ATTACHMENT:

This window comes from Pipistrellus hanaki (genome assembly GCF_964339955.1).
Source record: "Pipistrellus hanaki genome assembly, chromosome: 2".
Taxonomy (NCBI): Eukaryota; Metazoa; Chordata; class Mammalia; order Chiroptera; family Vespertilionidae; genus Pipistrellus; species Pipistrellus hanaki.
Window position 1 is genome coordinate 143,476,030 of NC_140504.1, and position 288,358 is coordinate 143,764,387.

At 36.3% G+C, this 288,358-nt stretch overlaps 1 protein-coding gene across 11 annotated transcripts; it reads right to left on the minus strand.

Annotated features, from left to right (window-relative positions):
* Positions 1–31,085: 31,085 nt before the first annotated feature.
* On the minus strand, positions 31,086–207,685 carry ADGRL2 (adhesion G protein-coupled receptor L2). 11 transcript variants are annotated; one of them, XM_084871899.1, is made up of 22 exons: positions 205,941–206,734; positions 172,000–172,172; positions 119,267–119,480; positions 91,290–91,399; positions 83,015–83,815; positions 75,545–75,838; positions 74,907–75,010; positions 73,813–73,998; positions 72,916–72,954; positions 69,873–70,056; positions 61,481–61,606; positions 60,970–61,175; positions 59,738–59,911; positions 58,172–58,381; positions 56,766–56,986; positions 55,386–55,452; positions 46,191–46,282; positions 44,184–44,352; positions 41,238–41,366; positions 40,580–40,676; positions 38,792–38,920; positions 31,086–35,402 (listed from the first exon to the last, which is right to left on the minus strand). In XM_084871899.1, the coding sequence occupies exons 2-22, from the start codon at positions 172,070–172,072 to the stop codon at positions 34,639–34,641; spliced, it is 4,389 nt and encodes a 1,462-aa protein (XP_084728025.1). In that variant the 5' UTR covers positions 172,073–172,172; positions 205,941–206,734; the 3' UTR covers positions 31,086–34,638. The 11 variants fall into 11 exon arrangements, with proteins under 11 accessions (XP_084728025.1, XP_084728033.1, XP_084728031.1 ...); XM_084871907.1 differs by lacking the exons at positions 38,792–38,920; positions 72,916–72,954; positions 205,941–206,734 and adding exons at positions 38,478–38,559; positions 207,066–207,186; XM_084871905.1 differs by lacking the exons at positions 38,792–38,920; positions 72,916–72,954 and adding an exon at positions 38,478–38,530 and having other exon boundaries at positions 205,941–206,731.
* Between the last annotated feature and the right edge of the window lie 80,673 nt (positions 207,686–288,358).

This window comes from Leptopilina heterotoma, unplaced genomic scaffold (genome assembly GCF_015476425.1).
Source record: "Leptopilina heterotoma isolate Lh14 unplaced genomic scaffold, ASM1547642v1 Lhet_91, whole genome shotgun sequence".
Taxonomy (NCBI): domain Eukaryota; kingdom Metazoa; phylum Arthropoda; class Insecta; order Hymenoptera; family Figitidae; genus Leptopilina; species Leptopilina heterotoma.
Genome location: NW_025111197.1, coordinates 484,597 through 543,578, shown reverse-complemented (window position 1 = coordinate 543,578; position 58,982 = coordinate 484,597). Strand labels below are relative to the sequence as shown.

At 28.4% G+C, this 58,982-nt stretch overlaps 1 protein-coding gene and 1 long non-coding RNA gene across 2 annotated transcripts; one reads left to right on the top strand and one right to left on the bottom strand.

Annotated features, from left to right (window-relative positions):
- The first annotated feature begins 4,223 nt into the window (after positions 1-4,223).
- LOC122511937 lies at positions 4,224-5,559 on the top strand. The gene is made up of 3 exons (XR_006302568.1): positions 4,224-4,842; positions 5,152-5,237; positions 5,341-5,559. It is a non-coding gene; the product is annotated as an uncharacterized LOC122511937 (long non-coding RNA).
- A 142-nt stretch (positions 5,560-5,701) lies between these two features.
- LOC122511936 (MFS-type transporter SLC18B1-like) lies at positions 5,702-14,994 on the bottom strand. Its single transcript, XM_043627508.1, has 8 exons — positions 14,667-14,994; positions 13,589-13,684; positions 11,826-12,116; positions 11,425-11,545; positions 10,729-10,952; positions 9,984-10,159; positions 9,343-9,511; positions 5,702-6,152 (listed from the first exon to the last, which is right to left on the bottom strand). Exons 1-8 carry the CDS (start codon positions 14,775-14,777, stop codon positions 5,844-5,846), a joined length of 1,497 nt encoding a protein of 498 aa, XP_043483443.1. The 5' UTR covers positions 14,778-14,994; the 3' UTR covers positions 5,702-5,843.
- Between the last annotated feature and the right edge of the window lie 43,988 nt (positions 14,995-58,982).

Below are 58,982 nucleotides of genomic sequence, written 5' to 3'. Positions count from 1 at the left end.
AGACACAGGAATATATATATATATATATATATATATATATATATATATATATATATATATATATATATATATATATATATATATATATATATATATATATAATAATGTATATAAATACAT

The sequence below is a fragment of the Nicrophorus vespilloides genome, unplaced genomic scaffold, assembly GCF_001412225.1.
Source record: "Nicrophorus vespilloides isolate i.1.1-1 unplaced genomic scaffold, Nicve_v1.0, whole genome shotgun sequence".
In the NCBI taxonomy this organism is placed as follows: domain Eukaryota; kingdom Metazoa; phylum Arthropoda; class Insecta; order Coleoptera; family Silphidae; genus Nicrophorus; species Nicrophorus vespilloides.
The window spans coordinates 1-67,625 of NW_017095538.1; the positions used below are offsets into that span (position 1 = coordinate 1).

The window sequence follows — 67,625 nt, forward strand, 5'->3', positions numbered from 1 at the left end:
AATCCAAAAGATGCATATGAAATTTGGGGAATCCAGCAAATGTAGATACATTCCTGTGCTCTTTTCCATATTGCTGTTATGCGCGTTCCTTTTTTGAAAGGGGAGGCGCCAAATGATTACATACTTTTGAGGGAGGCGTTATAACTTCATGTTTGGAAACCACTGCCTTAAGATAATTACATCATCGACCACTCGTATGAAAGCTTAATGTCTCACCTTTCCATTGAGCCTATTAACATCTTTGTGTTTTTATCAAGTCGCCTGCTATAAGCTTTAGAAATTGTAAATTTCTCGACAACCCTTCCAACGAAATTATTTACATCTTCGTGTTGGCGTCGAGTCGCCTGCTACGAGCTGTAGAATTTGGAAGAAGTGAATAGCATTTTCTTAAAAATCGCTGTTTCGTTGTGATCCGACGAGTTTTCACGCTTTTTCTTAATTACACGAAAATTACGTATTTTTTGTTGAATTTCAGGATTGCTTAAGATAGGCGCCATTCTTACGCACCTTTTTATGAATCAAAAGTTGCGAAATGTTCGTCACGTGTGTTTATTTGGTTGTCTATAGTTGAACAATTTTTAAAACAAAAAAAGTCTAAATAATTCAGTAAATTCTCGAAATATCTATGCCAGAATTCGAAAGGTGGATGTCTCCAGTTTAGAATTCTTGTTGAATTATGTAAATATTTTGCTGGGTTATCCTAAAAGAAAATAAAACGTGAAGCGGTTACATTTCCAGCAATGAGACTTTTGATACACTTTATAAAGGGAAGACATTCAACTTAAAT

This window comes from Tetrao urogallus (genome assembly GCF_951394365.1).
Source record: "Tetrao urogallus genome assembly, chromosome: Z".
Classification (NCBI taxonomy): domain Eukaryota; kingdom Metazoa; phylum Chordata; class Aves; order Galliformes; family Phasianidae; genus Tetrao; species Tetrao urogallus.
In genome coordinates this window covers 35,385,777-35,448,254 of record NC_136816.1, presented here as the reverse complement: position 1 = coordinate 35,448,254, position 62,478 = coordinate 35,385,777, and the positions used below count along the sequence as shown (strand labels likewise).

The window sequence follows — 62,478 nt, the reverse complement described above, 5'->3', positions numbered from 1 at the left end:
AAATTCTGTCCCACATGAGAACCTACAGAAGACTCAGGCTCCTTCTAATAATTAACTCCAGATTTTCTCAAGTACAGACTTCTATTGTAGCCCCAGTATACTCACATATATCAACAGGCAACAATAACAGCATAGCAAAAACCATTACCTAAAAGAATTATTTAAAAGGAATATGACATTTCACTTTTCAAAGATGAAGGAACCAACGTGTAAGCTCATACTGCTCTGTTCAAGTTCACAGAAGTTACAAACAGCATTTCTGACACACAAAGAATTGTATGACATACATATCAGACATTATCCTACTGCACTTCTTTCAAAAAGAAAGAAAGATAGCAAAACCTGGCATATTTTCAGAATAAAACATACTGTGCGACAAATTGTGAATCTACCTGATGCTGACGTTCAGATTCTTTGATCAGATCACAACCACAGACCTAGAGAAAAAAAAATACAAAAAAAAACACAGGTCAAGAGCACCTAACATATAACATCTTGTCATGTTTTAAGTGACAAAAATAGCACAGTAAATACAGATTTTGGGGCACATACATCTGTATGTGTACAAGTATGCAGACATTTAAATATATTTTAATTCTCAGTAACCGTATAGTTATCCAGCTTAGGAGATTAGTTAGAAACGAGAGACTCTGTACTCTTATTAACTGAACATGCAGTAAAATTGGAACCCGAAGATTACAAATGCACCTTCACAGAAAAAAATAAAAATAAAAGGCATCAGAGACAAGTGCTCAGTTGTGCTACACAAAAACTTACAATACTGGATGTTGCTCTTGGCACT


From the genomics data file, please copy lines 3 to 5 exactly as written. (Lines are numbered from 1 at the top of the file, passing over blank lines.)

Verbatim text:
Taxonomy (NCBI): Eukaryota; Metazoa; Chordata; class Mammalia; order Chiroptera; family Vespertilionidae; genus Pipistrellus; species Pipistrellus hanaki.
Window position 1 is genome coordinate 143,476,030 of NC_140504.1, and position 288,358 is coordinate 143,764,387.

At 36.3% G+C, this 288,358-nt stretch overlaps 1 protein-coding gene across 11 annotated transcripts; it reads right to left on the minus strand.